The following is the inspiring story of Mr. Rafter, his oldest child Casey, and a homeless man named Jerry as told by Mrs. Rafter in answer to some questions asked of her.
As an aside, Bob and I were high school sweethearts – different high schools – same neighborhood. He was my best friend.
How many children do you have?
Bob & I have five children: Casey, 25 (and just married on Nov 12!) who graduated from VA Tech with a degree in Building Construction and currently working for American Infrastructure as a project manager; Kevin, 22 graduated from JMU and (thankfully has a job) working for Pricewaterhouse Coopers; Kristin, 20, is attending Marymount University pursuing a degree in Criminal Justice; Kenny, 17, is a senior at Seton. He is in the midst of college applications and would like to get in to UVA to major in engineering; and last but not least, Claire, 14, is a freshman at Seton who would like to go into nursing school when she graduates from Seton. As a side note, Bob never went to college (neither did his parents or any of his 5 siblings). My parents brothers and I were college graduates. It was very important to Bob that our kids go to college so they would have better opportunities in life.
What was Mr. Rafter’s work?
After high school, Bob enlisted in the Navy and became an ET (electronic technician) and worked on a submarine tender. The Navy provided him with training and schools required for his job in the Navy – which ended up being crucial to him getting the
job with the U.S. Secret Service 10 years later. After being honorably discharged from the Navy Bob worked construction with his brother-in-law up until after we had our first child. He started a new job with an Arlington cable company, then went to
work for a cable company in Fairfax where he met his friend John. John was biding his time working for the cable company while his application was in for a technical security position with the Secret Service. Bob trained John. John eventually got through the vetting process with the Secret Service and left the cable company. Three years later the Secret Service had openings in their technical security division and John contacted Bob and encouraged him to apply – since Bob had taught John everything he knew, he felt Bob was a good candidate. At the time, applicants did not need a college degree, so Bob figured what the heck? He'd always wanted to "see the elephant" (which he did after applying for and getting the job with the Secret Service). Bob went in for 3 interviews and each time he was asked how his wife felt about all the travel he would be doing since he had "so many" children (at the time, only 3). He told them I was totally supportive of him getting the job. It was the Navy training and his continued use of the skills and knowledge learned through that training that landed him the job at the Secret Service – as well as his ability to befriend just about anyone he met.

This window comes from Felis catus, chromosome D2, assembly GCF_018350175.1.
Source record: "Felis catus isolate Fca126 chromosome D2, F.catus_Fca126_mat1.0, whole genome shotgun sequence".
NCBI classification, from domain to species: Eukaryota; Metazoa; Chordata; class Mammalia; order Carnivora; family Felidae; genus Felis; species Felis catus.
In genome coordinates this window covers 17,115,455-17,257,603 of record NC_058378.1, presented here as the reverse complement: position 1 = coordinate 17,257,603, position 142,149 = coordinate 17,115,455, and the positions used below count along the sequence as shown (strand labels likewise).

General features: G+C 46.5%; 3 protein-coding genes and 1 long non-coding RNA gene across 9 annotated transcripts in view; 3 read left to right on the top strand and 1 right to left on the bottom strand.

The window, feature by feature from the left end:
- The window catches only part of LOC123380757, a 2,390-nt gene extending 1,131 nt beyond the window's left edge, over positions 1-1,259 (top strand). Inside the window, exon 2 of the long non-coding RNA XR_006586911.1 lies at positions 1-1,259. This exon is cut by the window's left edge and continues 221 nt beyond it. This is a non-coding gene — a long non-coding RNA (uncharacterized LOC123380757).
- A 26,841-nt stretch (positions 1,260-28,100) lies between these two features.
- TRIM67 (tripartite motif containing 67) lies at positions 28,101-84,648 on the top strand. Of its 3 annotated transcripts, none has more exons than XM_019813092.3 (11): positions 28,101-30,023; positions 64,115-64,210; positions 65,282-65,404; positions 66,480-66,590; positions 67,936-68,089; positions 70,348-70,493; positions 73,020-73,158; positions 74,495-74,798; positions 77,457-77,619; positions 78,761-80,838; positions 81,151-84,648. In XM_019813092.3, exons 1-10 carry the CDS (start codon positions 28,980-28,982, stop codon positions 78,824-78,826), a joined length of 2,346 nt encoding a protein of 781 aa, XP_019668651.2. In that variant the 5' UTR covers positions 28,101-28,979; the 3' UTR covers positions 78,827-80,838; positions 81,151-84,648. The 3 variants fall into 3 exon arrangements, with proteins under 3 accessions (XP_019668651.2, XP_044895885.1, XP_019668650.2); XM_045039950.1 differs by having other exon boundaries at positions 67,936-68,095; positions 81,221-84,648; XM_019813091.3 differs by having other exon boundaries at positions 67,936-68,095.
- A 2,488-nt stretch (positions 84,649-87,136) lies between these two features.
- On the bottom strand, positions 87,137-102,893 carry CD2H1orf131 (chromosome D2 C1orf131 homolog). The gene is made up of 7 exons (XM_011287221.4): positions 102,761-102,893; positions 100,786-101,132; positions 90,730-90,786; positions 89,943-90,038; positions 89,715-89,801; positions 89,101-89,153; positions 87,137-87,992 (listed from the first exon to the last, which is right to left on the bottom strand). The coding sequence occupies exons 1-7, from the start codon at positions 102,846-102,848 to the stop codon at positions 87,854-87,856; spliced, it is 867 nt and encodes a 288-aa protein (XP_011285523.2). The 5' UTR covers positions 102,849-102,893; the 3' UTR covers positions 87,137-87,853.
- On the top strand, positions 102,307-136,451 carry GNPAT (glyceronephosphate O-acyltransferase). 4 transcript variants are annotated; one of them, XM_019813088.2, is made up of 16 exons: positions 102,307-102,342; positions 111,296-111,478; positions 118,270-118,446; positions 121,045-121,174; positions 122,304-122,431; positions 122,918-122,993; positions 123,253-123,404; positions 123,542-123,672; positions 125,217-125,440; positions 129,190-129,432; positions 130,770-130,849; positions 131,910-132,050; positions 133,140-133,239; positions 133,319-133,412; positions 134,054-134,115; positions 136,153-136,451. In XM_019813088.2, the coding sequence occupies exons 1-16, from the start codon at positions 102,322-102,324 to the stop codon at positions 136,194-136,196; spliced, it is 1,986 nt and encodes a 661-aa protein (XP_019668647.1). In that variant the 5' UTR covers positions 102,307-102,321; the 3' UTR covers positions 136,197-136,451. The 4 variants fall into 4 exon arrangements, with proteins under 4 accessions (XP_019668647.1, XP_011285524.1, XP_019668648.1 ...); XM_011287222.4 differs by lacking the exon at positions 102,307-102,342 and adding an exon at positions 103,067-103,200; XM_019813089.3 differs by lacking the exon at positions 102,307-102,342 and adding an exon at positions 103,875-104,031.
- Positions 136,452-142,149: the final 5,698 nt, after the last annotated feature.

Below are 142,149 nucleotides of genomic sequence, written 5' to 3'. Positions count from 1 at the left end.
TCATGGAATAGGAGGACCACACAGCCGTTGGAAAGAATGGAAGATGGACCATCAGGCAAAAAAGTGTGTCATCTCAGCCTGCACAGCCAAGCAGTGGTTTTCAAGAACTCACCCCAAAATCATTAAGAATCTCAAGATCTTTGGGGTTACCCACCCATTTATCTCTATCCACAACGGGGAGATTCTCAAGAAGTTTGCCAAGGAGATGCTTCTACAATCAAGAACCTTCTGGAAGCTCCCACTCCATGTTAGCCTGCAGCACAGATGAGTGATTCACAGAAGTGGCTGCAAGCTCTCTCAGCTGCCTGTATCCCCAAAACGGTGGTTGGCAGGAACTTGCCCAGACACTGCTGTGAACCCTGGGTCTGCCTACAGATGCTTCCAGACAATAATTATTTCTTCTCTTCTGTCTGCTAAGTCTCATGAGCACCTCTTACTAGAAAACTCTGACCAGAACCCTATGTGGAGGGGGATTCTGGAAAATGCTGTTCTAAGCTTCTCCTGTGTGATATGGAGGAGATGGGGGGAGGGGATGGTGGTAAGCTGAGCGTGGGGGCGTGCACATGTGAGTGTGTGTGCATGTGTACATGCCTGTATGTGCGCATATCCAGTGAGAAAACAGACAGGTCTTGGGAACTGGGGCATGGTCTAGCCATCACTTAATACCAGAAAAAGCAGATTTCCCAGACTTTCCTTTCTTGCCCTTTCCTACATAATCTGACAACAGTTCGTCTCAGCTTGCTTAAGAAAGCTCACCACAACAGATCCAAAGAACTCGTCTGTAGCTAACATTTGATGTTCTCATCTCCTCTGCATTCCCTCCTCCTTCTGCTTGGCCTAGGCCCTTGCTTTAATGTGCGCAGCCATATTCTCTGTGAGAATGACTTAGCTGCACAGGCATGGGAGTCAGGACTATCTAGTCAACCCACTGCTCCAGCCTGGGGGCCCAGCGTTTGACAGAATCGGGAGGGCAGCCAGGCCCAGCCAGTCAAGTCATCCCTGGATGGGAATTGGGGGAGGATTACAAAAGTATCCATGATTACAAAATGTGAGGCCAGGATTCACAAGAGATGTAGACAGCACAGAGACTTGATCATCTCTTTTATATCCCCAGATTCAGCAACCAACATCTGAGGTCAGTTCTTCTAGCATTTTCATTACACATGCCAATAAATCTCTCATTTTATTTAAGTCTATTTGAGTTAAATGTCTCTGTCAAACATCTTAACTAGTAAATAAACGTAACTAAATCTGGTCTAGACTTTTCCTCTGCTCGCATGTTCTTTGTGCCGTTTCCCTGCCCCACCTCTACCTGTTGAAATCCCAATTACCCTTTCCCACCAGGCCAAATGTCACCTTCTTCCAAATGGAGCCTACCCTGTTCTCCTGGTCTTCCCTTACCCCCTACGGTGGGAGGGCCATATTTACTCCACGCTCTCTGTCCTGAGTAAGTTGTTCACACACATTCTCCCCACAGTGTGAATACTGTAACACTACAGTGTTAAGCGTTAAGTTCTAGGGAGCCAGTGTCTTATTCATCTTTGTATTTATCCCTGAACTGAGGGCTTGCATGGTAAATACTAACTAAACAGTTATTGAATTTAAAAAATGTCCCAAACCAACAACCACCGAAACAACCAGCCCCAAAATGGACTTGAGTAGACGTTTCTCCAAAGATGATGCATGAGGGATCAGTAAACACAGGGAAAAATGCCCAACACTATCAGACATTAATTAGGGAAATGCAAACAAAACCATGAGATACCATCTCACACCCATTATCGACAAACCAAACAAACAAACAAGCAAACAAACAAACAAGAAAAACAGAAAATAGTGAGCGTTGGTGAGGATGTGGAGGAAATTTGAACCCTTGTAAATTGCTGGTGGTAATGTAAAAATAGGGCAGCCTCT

Bob was a Physical Security Specialist for 10 years at the Secret Service. He provided technical security for the President, Vice President, heads of State, as well as other high profile protectees. He would go in advance of the protectee (usually the president) and do a "sweep" of the venue(s) the President would be visiting or staying in (hotels, private residences). It included inspecting the entire facility as well as working with Secret Service and military EOD teams (Explosive Ordinance) to check for any explosive devices.
His biggest venue was the Olympic Village during the winter Olympics in Salt Lake City, UT.